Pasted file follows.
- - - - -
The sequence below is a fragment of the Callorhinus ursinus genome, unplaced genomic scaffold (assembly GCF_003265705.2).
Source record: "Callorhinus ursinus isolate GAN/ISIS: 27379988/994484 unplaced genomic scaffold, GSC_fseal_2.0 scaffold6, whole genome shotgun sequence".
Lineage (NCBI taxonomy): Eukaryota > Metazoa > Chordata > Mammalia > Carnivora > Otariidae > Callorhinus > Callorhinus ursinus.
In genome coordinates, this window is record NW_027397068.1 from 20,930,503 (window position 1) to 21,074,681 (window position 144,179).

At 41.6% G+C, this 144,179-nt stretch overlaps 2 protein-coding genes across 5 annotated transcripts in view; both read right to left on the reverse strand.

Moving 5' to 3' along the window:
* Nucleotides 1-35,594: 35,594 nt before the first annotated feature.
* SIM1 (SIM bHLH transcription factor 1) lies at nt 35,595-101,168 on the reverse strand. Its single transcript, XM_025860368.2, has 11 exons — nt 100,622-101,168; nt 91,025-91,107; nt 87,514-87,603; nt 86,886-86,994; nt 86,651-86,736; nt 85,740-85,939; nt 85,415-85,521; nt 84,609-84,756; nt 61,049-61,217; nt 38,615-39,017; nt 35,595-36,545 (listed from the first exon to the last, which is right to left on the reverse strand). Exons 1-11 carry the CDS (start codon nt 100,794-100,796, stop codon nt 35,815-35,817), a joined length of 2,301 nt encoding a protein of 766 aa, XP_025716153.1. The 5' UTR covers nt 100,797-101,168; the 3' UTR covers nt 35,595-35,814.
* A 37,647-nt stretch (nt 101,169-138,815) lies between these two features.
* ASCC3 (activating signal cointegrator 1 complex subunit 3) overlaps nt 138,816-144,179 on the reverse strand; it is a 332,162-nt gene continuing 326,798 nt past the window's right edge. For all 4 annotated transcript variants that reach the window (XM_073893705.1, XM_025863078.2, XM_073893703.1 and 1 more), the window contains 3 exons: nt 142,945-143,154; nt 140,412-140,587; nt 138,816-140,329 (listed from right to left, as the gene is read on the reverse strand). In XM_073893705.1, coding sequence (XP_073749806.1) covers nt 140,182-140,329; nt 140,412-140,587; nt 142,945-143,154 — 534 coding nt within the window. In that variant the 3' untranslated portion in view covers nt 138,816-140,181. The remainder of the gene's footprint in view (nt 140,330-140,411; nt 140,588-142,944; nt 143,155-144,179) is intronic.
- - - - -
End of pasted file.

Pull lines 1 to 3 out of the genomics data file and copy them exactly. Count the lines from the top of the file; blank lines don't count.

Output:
The sequence below is a fragment of the Callorhinus ursinus genome, unplaced genomic scaffold (assembly GCF_003265705.2).
Source record: "Callorhinus ursinus isolate GAN/ISIS: 27379988/994484 unplaced genomic scaffold, GSC_fseal_2.0 scaffold6, whole genome shotgun sequence".
Lineage (NCBI taxonomy): Eukaryota > Metazoa > Chordata > Mammalia > Carnivora > Otariidae > Callorhinus > Callorhinus ursinus.